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What is a Topic Sentence? Mini-Lesson for English Class

written by: Keren Perles • edited by: Wendy Finn • updated: 9/11/2012

Looking for a topic sentence mini-lesson to give your students practice with crafting their own topic sentences? This article contains three possible mini-lessons to teach this important skill. Appropriate for all grades.

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    Mini-Lesson 1 – Get a Topic

    Give students several paper topics related to the material you’re studying. For example, if you were studying “The Adventures of Huckleberry Finn,” by Mark Twain, you might make the following list on the board:

    • The Banning of Huckleberry Finn
    • Symbolism in Huckleberry Finn
    • Theme of Huckleberry Finn
    • Huck’s Decision to Help Jim Escape
    • Tom Sawyer’s Part in Huckleberry Finn

    Tell students to pretend that they are writing a paper about one of the topics on the list. Explain that they will have five minutes to come up with a strong topic sentence for that topic. When students finish, have them share their topic sentences with the rest of the class. Encourage them to discuss how two topic sentences are different, as well as the strengths and weaknesses of each.

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    Mini-Lesson 2 – Get a Paragraph

    Take a paragraph from one from one of the following sources:

    • A student’s essay from the previous year (get the student’s permission for this)
    • A student’s essay from the current year (get the student’s permission for this as well)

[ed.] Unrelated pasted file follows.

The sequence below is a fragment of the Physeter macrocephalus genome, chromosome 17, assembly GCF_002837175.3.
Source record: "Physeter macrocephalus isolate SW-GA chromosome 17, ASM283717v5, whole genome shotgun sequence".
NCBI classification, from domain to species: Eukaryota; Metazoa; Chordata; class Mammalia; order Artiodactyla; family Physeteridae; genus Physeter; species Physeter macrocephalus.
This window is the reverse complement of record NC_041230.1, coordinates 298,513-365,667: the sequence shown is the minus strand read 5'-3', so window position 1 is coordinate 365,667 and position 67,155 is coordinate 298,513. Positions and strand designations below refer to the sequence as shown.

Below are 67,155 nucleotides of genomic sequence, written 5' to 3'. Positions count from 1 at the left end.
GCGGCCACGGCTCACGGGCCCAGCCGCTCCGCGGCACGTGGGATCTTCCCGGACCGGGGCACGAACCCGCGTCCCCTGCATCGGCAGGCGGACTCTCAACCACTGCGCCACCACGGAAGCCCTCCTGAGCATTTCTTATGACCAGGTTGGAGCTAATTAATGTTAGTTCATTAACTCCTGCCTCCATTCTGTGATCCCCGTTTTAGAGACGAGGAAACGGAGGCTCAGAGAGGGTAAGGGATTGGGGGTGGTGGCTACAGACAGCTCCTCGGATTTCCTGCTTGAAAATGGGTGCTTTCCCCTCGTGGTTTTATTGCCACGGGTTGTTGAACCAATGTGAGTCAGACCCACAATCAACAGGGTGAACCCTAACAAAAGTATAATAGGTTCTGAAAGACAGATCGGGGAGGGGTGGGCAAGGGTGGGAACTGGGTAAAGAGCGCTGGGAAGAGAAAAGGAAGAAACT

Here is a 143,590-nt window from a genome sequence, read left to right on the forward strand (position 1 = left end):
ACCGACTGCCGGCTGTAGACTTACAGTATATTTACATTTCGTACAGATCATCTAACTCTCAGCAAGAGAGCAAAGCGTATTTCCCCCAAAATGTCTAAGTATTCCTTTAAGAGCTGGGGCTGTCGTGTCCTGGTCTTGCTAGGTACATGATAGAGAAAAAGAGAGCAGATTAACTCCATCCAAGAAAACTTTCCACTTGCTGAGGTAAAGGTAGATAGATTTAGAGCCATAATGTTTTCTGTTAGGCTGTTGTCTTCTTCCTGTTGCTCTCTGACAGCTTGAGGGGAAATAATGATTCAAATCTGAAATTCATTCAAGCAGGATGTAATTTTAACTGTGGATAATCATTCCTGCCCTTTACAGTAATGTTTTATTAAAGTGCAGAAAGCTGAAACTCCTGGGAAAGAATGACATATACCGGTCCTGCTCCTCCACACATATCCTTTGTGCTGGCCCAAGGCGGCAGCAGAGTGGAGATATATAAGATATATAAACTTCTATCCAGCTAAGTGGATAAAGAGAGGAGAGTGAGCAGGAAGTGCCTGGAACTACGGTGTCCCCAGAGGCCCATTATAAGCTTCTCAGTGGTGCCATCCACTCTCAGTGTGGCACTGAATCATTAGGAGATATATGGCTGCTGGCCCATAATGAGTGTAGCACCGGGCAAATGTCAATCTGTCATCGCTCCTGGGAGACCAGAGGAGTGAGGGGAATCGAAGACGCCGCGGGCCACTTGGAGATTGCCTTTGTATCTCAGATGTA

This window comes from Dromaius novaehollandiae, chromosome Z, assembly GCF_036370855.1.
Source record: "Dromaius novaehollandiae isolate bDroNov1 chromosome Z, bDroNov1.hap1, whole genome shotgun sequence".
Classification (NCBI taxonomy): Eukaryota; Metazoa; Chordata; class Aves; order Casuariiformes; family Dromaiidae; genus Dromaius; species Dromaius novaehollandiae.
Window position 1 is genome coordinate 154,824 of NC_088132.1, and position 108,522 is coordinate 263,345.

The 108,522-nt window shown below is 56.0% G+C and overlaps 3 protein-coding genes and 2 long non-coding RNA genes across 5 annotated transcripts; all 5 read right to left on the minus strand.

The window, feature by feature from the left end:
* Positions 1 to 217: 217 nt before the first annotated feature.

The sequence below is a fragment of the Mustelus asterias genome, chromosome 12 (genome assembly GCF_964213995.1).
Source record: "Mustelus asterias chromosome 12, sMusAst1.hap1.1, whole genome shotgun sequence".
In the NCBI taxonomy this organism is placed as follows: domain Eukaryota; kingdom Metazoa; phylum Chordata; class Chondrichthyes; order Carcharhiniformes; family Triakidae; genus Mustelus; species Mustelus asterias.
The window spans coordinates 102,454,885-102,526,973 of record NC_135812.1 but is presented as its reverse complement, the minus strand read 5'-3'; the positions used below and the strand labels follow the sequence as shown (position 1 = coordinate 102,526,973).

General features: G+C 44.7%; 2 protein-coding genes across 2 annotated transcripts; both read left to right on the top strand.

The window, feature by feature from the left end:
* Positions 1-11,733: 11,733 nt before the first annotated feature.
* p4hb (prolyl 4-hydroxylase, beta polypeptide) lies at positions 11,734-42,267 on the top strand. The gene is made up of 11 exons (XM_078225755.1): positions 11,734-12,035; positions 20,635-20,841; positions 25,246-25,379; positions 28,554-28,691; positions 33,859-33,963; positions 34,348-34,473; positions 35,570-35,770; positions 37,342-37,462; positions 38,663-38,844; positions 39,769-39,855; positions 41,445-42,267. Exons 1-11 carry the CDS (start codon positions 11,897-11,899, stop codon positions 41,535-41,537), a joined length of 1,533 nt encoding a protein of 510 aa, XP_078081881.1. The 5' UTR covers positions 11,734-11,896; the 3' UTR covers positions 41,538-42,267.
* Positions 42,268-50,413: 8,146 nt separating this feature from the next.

• An online essay, with the source cited.

    Delete the topic sentence of the paragraph and photocopy the remainder of the paragraph for students. Have students read the paragraph and come up with their own topic sentences for the paragraph. Discuss the students’ topic sentences and decide on the best one for the paper. Then reveal the original topic sentence and have the class discuss which is stronger.

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    Mini-Lesson 3 – Find the Topic Sentence

    Take a paragraph from one of the sources mentioned in Mini-Lesson 2. Write each sentence on a sentence strip, including the topic sentence. Mix the sentences up on the board and have students identify the topic sentence and place the remaining sentences in order. Make sure that they discuss why they identified that sentence as the topic sentence.

    Each topic sentence mini-lesson in this article can be used several times throughout the year. By the time your students leave your class, they’ll have a firm handle on what makes a strong topic sentence.